NASA Logo, National Aeronautics and Space Administration

Astrophysics Science Division | Sciences and Exploration

This website is kept for archival purposes only and is no longer updated.

BAM: Brackett Alpha Mapper

The BAM Project is dedicated to the study of the diffuse ionized interstellar hydrogen in the Galactic plane. This page gives basics of the project and describes recent developments. The instrument was developed at the Laboratory of Astronomy and Solar Physics (LASP), NASA/Goddard Space Flight Center by Alexander Kutyrev . This is a joint project of LASP and University of Wisconsin, Madison. Major participants are Charles Bennett and Harvey Moseley (LASP), and Ronald Reynolds and Fred Roesler (University of Wisconsin).

The primary goal of this proposed project is to explore the global morphology and energy balance of the warm ionized component of the Galaxy and its relation to the other phases of the ISM. The Wisconsin H-alpha Mapper ( WHAM ) project will map the whole sky in H-alpha emission with 1 degree spatial resolution and 12 km/s velocity resolution. However, because of extinction in the disk of the Galaxy, most of the Galactic gas is inaccessible with \ha observations . In order to complete our picture of the overall morphology of this gas, we propose to carry out a ground-based survey of diffuse ionized Galactic hydrogen in the inner parts of the Galaxy, using powerful Fabry-Perot techniques in the infrared that are very similar to those successfully employed in the visible to observe the Brackett-alpha and Brackett-gamma lines.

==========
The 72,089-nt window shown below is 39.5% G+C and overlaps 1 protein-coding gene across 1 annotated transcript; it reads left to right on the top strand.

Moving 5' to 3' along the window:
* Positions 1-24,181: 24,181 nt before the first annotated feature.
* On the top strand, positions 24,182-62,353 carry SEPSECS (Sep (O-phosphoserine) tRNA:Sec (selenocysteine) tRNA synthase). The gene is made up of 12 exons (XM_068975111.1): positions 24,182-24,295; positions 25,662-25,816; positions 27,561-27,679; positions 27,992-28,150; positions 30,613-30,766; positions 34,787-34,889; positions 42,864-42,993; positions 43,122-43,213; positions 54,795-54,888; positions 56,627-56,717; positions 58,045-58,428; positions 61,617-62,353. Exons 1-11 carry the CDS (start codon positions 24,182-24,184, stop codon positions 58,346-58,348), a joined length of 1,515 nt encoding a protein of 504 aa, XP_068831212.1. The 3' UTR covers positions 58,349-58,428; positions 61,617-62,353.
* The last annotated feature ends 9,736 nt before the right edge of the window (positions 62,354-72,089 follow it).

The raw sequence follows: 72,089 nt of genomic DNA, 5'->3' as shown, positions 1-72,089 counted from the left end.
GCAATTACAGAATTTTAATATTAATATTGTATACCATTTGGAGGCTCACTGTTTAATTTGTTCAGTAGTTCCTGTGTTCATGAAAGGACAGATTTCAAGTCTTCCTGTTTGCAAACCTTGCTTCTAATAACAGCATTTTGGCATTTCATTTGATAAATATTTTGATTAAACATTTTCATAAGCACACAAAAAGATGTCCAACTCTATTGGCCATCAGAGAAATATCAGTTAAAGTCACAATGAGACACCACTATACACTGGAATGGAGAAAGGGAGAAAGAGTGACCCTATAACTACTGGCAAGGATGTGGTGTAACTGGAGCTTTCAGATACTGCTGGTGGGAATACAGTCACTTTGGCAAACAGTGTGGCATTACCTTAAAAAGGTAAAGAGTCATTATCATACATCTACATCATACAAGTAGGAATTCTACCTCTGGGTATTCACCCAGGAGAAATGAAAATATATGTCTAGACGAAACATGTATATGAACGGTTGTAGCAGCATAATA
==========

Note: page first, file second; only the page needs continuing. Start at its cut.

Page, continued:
We have carried out a successful field test of this instrument, where the Brackett-gamma emission line from the diffuse warm ionized medium was detected for the first time.  The preliminary results of the survey have been presented at 4th Grand Tetons meeting. 

See the Poster:
Brackett-gamma line survey of the ionized hydrogen in the Galactic plane

We built a high performance near-IR Fabry-Perot spectrometer. The instrument, with high sensitivity, high spectral resolution (10000 and higher), and low spatial resolution (about 1 degree) is specifically designed for observations of the extended faint emission objects. It has the sensitivity to map the emission of the diffuse warm ionized hydrogen recombination lines Brackett-gamma (2.1655 micron wavelength) and Brackett-alpha (4.052 micron wavelength).

The high throughput  near-IR Fabry-Perot spectrometer has been designed and built at the Infrared Branch of the Laboratory for Astronomy and Space Physics by Alexander Kutyrev.

Picture of Alex Kutyrev

BAM at Mauna Kea

We just completed (August 1996) first run of the instrument with large high performance infrared array detector. The picture shows the spectrometer set up at the Mauna Kea observatory, Hawaii. Large domes in the background are Keck telescopes.

BAM demo setup

We had the instrument set up by the Infrared Telescope Facility. The spectrometer operates in two different modes: 1) without telescope, producing images of the sky on the detector, and 2) with the small 8" telescope attached, imaging entrance aperture on the detector (shown here).


This image shows sequence of the interferograms of the laboratory hydorgen lamp obtained with the spectrometer. The diameter of the ring shanges as the spectrometer is tuned to different wavelength.

interferogram of galactic center

This is the interferogram of the Galactic center region at Brackett alpha (4.05 microns), obtained on August 04, 1996.